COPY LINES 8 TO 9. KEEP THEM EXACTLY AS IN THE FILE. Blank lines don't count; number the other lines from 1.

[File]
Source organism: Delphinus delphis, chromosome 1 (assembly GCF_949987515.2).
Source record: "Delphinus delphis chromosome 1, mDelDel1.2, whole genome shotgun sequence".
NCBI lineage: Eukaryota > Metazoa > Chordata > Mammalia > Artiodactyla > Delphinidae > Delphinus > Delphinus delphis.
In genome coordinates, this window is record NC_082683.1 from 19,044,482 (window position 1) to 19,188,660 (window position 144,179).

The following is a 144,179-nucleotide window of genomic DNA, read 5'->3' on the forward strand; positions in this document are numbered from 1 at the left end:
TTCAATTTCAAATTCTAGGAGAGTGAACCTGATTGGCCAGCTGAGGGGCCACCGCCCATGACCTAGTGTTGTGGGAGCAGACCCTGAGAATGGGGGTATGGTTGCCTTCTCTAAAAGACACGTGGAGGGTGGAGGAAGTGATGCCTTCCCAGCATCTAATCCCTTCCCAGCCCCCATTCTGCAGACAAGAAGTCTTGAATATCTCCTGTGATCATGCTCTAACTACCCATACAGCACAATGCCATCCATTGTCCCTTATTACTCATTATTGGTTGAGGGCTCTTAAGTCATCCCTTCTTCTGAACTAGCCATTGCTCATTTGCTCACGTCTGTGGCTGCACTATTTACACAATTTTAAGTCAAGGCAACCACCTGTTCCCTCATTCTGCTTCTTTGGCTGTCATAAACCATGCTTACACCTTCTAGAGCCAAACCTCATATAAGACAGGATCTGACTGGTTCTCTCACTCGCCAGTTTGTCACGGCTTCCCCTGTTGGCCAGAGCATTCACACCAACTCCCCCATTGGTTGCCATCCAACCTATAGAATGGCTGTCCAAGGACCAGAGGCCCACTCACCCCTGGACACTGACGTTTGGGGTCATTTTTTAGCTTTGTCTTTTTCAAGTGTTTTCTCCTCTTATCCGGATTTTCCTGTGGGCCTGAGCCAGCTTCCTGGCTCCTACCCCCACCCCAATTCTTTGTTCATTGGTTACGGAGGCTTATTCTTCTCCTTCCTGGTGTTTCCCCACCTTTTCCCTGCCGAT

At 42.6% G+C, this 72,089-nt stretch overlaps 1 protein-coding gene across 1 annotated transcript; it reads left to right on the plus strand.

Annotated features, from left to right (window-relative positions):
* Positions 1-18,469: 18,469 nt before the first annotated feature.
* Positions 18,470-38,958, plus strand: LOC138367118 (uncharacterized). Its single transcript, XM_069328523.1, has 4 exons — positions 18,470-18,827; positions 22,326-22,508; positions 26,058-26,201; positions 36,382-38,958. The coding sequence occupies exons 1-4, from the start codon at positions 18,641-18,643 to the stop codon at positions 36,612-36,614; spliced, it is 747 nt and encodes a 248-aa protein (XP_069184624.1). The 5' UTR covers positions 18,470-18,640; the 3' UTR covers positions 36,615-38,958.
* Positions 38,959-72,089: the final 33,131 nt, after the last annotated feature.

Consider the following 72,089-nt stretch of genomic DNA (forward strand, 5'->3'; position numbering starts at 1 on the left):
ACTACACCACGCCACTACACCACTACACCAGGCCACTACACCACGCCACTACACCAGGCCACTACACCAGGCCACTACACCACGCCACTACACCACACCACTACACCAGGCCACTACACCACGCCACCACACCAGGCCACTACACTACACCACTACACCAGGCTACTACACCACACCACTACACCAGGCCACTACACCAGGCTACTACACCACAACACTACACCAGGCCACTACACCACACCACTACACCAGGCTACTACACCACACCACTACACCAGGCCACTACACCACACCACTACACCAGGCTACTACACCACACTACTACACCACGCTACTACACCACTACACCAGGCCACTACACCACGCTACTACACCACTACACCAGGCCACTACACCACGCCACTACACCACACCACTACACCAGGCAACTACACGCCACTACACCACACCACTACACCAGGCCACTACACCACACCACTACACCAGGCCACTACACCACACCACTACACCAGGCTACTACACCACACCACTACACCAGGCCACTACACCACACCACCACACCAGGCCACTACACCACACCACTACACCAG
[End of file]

Annotated features, from left to right (window-relative positions):
* Positions 1-18,469: 18,469 nt before the first annotated feature.